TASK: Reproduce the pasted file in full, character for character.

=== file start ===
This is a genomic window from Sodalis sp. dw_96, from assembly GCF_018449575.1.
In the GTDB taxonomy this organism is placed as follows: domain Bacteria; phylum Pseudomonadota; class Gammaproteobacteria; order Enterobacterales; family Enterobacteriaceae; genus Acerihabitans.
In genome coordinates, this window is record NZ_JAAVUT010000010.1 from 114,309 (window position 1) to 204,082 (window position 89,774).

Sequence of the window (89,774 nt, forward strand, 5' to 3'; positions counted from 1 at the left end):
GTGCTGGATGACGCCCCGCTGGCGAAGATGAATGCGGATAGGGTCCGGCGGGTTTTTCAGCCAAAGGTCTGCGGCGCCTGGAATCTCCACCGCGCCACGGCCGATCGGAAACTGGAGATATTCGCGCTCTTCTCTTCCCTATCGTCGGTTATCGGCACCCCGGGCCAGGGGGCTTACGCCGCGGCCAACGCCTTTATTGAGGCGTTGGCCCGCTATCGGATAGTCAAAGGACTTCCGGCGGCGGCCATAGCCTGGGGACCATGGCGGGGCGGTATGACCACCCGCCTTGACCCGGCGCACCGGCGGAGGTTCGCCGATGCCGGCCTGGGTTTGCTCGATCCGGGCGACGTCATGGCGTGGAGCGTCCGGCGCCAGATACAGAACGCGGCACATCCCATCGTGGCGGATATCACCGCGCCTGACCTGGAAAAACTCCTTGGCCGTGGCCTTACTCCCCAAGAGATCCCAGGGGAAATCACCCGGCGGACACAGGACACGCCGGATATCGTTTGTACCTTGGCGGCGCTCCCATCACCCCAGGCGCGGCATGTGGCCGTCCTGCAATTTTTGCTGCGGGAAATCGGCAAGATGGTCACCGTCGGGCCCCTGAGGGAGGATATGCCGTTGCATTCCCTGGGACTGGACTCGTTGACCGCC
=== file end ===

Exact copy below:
This is a genomic window from Sodalis sp. dw_96, from assembly GCF_018449575.1.
In the GTDB taxonomy this organism is placed as follows: domain Bacteria; phylum Pseudomonadota; class Gammaproteobacteria; order Enterobacterales; family Enterobacteriaceae; genus Acerihabitans.
In genome coordinates, this window is record NZ_JAAVUT010000010.1 from 114,309 (window position 1) to 204,082 (window position 89,774).

Sequence of the window (89,774 nt, forward strand, 5' to 3'; positions counted from 1 at the left end):
GTGCTGGATGACGCCCCGCTGGCGAAGATGAATGCGGATAGGGTCCGGCGGGTTTTTCAGCCAAAGGTCTGCGGCGCCTGGAATCTCCACCGCGCCACGGCCGATCGGAAACTGGAGATATTCGCGCTCTTCTCTTCCCTATCGTCGGTTATCGGCACCCCGGGCCAGGGGGCTTACGCCGCGGCCAACGCCTTTATTGAGGCGTTGGCCCGCTATCGGATAGTCAAAGGACTTCCGGCGGCGGCCATAGCCTGGGGACCATGGCGGGGCGGTATGACCACCCGCCTTGACCCGGCGCACCGGCGGAGGTTCGCCGATGCCGGCCTGGGTTTGCTCGATCCGGGCGACGTCATGGCGTGGAGCGTCCGGCGCCAGATACAGAACGCGGCACATCCCATCGTGGCGGATATCACCGCGCCTGACCTGGAAAAACTCCTTGGCCGTGGCCTTACTCCCCAAGAGATCCCAGGGGAAATCACCCGGCGGACACAGGACACGCCGGATATCGTTTGTACCTTGGCGGCGCTCCCATCACCCCAGGCGCGGCATGTGGCCGTCCTGCAATTTTTGCTGCGGGAAATCGGCAAGATGGTCACCGTCGGGCCCCTGAGGGAGGATATGCCGTTGCATTCCCTGGGACTGGACTCGTTGACCGCC